Monday, January 11, 2010


There’s nothing like a nice warm cup of soothing tea to help you fall back and unwind. Or maybe tea as a warm pick-me-up in the morning. Either way you like it, I’m sure that many of you are aware of how drinking teas can aid in the ongoing battle of the bulge and increase the body's immunity to colds and flu. This information is not new. However, did you all know that January is National Hot Tea Month?! Wow! I wonder how many years this has been in effect cause I most certainly have been unaware of it.

Anyhoo, this fact caught my attention not only because I have an over-flowing shelf full of teas but because of the frickin’ cold temps we’ve been having. I’ve talked w/a number of people who’ve been blasting there heaters and are still freezin’. Myself included. I figure this to be the perfect time to really indulge in my teas and help me to warm up.

But get this… I had no idea that there’s a certain way you should blend your teas. Uh huh. That’s another thing that I’ve learned.

Here are some tips from master tea blender, Dave DeCandia of The Coffee Bean and Tea Leaf, a family-run specialty company selling coffee beans, rare teas, and accessories.

• Water temperature: Never use boiling water to make tea. Boiling water will only burn the tea leaves and diminish the flavor. The ideal temperature is between 185 and 190 degrees. If you’ve let the kettle start to boil let the water sit for 30 seconds so the water cools slightly.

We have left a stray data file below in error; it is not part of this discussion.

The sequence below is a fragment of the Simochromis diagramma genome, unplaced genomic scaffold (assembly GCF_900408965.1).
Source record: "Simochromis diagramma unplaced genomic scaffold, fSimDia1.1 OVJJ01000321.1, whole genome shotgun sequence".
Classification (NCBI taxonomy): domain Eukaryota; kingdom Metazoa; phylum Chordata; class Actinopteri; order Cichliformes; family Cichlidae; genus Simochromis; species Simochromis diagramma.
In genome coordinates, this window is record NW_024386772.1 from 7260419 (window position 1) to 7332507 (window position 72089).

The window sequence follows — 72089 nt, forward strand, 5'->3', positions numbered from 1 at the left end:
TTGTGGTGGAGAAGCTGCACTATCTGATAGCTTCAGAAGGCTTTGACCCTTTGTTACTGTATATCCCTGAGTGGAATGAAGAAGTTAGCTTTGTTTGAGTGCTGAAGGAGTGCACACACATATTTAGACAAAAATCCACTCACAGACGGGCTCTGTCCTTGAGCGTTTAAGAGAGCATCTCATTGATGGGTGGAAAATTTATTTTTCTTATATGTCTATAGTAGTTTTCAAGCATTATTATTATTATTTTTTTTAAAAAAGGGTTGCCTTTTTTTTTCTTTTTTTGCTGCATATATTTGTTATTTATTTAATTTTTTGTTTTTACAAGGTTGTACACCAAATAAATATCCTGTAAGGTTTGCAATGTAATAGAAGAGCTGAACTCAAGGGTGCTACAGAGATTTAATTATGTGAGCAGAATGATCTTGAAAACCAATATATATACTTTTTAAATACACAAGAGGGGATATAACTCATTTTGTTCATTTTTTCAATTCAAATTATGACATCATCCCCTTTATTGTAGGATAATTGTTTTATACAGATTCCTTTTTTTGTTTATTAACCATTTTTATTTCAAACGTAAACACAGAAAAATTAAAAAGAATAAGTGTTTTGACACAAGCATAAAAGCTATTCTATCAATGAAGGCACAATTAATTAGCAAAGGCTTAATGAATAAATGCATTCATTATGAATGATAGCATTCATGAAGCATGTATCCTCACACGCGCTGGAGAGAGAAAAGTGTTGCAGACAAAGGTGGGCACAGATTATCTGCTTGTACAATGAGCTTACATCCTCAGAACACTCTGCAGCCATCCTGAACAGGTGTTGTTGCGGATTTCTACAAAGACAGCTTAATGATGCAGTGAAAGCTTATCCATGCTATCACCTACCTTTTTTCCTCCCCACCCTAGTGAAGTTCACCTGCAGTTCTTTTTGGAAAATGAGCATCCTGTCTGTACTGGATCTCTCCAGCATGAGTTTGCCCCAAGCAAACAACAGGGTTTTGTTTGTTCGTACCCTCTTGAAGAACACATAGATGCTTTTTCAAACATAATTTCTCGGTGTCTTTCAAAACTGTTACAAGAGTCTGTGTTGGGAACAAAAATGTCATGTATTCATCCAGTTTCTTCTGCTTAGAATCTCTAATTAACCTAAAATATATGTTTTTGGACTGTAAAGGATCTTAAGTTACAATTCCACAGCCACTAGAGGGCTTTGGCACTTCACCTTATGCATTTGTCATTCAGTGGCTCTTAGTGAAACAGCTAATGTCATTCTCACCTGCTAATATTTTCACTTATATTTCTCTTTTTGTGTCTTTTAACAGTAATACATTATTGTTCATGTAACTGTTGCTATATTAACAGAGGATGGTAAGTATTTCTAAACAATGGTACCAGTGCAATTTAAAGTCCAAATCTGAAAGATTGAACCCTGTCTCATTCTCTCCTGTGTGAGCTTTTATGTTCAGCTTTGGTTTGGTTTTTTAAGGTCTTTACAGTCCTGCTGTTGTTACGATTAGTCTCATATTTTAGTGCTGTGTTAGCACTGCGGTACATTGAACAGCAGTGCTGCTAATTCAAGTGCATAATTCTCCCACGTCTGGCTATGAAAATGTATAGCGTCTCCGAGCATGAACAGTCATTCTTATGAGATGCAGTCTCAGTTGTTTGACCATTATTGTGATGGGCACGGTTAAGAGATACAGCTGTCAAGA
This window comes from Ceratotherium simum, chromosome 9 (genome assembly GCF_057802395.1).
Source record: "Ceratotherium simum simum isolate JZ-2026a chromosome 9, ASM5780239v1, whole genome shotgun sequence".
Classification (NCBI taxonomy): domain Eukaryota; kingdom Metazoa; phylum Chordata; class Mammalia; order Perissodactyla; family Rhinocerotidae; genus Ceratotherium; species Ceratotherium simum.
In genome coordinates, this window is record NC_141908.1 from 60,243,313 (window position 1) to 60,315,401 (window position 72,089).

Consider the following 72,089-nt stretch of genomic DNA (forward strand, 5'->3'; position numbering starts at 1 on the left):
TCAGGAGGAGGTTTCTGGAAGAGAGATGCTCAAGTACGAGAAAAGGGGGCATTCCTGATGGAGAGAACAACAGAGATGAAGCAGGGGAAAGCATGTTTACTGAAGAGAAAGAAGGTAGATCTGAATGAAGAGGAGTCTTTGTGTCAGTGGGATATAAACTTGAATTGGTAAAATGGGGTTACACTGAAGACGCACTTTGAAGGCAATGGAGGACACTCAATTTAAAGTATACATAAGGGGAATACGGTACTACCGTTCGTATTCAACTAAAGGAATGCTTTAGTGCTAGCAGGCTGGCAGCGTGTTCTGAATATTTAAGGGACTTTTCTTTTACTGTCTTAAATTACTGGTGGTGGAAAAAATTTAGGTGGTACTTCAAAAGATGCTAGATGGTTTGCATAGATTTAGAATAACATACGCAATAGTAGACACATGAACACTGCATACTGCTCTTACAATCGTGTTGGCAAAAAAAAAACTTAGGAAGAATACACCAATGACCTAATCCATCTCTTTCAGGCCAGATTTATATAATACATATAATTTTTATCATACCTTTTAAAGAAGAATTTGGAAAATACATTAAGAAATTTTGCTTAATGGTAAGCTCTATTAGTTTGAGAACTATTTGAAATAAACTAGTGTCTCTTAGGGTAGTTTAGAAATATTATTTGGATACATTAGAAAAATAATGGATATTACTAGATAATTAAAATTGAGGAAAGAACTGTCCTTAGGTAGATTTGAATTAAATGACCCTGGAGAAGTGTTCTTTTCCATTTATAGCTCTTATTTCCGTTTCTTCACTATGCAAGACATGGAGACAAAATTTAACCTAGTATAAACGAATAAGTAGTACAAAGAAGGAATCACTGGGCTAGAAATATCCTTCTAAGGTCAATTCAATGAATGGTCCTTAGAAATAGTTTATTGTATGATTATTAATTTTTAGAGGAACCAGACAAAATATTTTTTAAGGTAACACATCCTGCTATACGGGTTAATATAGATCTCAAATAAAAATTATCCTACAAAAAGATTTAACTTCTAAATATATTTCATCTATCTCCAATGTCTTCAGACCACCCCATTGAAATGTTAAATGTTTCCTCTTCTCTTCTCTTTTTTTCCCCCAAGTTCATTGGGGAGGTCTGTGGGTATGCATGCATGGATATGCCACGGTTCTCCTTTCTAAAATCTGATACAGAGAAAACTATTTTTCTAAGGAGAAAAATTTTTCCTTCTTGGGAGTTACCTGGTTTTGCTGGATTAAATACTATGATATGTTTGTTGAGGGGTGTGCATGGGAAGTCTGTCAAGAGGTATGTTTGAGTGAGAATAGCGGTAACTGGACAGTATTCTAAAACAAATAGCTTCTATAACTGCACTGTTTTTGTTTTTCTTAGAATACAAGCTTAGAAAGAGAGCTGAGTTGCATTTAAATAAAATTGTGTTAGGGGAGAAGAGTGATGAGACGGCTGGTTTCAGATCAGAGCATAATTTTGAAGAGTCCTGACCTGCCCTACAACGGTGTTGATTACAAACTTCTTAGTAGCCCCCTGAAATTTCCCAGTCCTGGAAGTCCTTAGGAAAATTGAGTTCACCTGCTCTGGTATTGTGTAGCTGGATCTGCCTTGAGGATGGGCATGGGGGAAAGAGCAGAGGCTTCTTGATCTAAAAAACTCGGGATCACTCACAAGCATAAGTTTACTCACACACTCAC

• Amount of tea: Use one tea bag per 1-2 cups of water or for loose tea use one teaspoon of tea leaves for every cup. Never reuse a tea bag – the flavor will have been used in the first cup.

• Steeping: Exactly how long you should steep your tea depends on the type of tea; however, most teas begin tasting bitter after seven minutes of steeping. Steep green tea for about three minutes, oolong and black teas for about five minutes and herbal teas for about seven minutes. Remove the tea bag immediately after use to avoid burning the leaves – this will make the tea taste bitter. Remember that tea bags take less time to brew than loose tea leaves.

• Strength: Some people like strong tea. My motto for strong tea is, “Add more tea, not time.” Steeping the tea for more time will only reduce the flavor, not increase the strength.

• Additions: When adding both lemon and sugar, add the sugar first. If the lemon is added first the citric acid will prevent the sugar from dissolving. I wonder if this applies to natural sugar substitutes like stevia, agave nectar or honey. Hmmm?.. Cream should not be added to tea as it interferes with the taste but personal preferences varies.

Cheers , my dears!


  1. Thanks CO, these are some great tips! I love drinking tea.

  2. This is quite timely as I told you I'm braving the new scary world of tea this month. I need to do a tea post.

    Still trying to get this Organic Berry Black right lol

    It helps with the battle of the bulge? Tell me more!


  3. Thank you! I'm actually about to make some Mandarin Orange Spice tea with lemon and sugar (sugar, then lemon). *smile* Thank you for the info.


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